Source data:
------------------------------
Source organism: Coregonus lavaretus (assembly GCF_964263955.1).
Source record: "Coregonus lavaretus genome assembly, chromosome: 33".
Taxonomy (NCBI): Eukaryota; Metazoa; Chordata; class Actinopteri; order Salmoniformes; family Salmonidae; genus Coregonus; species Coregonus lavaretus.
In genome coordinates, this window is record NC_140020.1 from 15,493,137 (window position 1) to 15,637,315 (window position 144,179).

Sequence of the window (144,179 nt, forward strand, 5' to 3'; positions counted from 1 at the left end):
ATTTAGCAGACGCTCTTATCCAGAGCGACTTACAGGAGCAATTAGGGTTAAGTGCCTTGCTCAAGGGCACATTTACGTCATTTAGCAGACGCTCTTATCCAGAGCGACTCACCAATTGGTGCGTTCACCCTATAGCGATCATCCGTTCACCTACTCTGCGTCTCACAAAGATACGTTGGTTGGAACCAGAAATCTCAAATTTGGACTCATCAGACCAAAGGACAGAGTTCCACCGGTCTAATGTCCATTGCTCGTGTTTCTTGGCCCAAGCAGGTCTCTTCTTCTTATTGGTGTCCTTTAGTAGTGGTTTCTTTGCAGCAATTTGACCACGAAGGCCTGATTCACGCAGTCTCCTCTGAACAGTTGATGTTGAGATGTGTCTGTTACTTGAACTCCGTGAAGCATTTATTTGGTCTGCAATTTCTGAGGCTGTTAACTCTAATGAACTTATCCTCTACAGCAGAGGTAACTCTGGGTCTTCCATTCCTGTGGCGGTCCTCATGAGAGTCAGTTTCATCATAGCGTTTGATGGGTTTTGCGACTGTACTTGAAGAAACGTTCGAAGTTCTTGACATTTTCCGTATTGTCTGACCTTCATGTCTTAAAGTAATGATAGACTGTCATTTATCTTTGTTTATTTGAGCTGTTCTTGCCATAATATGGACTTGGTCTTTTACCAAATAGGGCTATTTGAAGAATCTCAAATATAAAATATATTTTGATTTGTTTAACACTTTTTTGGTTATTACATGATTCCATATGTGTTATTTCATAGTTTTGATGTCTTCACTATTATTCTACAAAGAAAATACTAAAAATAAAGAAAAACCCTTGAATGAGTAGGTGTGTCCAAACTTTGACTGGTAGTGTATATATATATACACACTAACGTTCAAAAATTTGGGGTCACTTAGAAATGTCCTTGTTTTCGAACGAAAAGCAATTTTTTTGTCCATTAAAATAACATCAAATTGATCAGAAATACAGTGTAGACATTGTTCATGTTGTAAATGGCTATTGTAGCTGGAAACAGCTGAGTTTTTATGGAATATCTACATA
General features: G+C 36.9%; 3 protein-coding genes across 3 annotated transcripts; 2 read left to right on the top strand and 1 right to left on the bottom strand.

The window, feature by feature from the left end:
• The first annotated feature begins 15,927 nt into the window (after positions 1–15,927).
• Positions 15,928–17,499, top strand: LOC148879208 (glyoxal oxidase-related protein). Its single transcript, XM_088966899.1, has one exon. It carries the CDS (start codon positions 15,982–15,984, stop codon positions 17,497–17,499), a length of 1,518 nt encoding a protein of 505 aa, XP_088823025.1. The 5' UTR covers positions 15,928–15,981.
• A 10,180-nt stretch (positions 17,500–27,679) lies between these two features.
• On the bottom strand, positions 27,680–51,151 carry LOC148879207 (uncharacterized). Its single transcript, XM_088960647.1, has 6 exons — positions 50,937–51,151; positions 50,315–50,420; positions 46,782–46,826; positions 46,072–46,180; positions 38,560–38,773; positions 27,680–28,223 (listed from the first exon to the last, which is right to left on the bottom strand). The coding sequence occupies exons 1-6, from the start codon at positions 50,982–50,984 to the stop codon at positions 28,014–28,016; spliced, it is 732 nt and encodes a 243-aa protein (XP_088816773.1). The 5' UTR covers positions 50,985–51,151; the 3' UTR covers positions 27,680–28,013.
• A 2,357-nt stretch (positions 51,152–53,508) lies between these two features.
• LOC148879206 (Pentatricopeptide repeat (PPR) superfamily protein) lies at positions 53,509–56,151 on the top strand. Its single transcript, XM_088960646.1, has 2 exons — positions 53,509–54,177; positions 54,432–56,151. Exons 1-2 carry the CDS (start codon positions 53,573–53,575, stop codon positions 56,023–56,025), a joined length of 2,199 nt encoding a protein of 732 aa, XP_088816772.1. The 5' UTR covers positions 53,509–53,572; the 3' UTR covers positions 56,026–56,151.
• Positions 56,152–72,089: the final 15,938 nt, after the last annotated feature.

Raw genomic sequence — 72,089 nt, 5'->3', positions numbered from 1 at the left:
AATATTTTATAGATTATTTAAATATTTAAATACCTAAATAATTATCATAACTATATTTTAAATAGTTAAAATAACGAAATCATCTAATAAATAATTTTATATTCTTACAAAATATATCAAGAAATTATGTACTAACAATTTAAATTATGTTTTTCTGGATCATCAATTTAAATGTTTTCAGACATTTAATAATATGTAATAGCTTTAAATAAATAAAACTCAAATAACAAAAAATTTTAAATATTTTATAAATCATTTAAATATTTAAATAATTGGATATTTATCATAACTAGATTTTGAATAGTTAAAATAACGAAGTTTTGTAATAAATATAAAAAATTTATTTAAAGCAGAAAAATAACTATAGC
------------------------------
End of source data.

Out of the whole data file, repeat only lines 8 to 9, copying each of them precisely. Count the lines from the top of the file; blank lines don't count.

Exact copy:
The window, feature by feature from the left end:
• The first annotated feature begins 15,927 nt into the window (after positions 1–15,927).